Hi! I’m Will, and I’m undertaking a PhD at the University of Leeds. I’m based at the National Centre for Atmospheric Science, and work alongside my supervisor, Dr Ryan Neely III, and a team of researchers spanning radar meteorology, ecology, genetics, and data science as part of the BioDAR Project. Together, we develop and inform machine-learning algorithms to allow weather surveillance radars to locate, identify, and quantify airborne insect communities.
I’m an interdisciplinary conservation scientist with a passion for research that exploits traditional field skills and remote-sensing technologies to understand and combat insect declines. I completed an undergraduate degree in Zoology at the University of Sheffield and graduated with an MSc in Biodiversity & Conservation from the University of Leeds. My Masters thesis explored the relationships between morphological and dual-polarisation radar-derived observations of nocturnal macro-moth communities.
In my spare time I enjoy making soup, spending quality time with my tortoise, Fajita, and organising field trips under the guise of weekend getaways with my partner.
2018-2020 – MSc Biodiversity & Conservation, University of Leeds
2007 – 2010: BSc Zoology, University of Sheffield
My research interests include radar meteorology; remote-sensing; insect conservation, biogeography, and physiology; quantitative and community ecology.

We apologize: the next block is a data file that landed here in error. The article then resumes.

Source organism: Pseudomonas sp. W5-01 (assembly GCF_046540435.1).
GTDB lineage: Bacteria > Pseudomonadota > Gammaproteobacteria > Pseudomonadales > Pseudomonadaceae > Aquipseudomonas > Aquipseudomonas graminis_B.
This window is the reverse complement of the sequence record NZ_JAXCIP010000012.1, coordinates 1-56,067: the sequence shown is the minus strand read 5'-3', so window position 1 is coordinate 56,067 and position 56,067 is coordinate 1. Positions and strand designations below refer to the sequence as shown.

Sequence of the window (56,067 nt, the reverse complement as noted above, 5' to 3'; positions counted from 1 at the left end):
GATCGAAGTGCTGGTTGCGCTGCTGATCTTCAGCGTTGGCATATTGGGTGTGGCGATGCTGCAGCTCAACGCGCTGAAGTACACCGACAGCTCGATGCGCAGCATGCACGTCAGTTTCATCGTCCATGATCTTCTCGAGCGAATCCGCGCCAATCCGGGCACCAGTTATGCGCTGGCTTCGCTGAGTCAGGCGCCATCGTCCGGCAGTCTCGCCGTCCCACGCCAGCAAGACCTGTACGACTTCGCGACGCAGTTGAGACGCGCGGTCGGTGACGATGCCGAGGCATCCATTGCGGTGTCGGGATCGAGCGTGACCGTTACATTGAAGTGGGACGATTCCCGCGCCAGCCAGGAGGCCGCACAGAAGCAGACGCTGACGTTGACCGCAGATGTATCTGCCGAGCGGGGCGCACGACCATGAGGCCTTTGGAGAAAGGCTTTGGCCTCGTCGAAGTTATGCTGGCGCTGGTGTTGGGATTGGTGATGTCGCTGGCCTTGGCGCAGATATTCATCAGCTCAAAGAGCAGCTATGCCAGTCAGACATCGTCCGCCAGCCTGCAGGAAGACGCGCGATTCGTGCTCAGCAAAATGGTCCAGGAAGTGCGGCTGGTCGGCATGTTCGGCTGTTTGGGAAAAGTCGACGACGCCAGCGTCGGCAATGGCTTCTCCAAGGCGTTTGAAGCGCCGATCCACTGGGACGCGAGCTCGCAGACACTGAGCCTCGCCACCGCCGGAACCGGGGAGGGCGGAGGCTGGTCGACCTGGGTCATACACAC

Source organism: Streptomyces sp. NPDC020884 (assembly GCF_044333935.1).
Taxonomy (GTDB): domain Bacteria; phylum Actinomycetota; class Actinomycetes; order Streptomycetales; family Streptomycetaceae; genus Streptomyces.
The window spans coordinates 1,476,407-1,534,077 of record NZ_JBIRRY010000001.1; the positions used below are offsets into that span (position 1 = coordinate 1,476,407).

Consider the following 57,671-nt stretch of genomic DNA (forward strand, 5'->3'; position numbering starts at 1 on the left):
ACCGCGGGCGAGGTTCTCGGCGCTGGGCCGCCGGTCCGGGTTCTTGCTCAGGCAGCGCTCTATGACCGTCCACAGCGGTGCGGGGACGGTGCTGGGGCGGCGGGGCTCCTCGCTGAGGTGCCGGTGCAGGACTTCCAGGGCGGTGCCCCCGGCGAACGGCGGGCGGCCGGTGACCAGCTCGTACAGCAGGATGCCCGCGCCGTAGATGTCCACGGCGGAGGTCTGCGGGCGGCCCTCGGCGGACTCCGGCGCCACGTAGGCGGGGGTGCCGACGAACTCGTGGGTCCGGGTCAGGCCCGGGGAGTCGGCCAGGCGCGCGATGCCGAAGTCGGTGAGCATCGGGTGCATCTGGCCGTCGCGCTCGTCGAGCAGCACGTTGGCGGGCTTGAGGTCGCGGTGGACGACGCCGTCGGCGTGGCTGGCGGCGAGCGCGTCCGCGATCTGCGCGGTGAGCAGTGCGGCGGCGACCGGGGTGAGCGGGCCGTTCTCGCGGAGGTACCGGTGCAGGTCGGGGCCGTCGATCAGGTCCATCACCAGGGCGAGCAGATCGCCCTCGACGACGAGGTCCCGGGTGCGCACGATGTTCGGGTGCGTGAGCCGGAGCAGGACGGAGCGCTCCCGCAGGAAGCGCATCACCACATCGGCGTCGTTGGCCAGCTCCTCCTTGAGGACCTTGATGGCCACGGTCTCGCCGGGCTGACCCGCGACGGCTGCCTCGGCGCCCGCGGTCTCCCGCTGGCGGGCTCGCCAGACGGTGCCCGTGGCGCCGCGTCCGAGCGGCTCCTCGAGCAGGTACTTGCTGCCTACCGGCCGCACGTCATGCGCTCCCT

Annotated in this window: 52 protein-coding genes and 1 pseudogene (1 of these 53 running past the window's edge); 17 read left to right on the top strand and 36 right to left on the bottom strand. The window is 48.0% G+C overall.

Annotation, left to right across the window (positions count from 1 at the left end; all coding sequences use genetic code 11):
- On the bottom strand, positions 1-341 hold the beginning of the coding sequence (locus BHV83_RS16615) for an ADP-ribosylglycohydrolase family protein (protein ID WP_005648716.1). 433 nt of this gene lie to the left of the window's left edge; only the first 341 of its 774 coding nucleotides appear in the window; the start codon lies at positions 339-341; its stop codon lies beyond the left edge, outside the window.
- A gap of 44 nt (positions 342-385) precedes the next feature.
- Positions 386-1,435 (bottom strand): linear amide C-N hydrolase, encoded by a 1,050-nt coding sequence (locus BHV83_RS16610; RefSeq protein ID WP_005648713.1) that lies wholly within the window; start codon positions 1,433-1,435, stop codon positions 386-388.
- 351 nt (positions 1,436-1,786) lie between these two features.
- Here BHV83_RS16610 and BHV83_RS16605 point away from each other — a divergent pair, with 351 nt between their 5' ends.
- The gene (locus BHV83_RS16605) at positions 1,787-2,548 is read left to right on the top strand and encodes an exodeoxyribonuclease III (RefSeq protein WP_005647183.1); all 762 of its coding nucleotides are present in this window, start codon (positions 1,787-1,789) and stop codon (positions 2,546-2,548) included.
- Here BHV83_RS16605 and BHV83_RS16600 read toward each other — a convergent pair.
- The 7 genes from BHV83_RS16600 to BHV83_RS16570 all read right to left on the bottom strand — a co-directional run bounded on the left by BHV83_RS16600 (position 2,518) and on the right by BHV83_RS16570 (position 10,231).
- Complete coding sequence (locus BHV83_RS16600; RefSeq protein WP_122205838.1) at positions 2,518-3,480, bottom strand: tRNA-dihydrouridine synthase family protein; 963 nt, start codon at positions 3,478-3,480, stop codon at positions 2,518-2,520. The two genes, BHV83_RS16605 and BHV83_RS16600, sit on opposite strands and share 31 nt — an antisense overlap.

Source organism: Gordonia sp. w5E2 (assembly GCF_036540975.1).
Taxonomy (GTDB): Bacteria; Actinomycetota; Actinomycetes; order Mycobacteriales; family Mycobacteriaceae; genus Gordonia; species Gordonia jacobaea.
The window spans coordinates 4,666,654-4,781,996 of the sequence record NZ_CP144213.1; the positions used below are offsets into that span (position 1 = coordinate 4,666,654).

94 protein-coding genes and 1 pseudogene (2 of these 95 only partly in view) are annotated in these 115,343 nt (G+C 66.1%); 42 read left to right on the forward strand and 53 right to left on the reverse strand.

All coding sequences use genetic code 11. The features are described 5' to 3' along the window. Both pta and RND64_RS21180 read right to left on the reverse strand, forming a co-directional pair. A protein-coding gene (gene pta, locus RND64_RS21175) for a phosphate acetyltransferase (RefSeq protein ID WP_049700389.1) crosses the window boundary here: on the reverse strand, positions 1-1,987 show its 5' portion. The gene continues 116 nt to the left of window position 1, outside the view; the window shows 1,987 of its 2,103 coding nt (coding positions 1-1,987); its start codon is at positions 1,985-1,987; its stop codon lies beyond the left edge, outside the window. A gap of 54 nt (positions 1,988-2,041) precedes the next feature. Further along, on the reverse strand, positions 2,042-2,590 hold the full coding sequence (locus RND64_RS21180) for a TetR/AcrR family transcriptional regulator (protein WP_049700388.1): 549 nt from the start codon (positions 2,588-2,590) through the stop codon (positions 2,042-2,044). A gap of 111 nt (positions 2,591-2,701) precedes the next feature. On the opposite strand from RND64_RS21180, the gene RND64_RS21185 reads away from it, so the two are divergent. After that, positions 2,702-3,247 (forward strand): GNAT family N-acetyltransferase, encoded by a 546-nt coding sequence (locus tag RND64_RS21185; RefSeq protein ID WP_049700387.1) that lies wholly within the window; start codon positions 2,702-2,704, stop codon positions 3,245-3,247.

My teaching interests include experimental design; data analysis; insect identification; habitat management; community ecology
BioDAR: Using Weather Radars and Machine-Learning to Examine Insectageddon
Dr Ryan Neely III, Dr Christopher Hassall, Professor Bill Kunin, Dr Elizabeth Duncan, Dr Maryna Lukach
Panorama NERC DTP, 2021
In the first phase of my PhD I will use hi-res 3D scanning technology and electromagnetic modelling software to simulate the dual-polarisation radar characteristics of airborne insect communities. In the second phase, I will compare the results of these simulations with empirical observations of insect communities gathered via a) Dual-polarisation weather radar, b) Vertical-looking radar, and c) High-altitude samples gathered via Helikite.
In the third phase these simulations, radar scans, and high-altitude samples will be used to define and validate relationships between ecological and weather radar-derived observations of insect communities. These relationships will then be integrated into machine-learning algorithms for weather radars, giving the ability to monitor insect populations and their stressors at low cost, high frequency, and over wide spatial scales (>30km).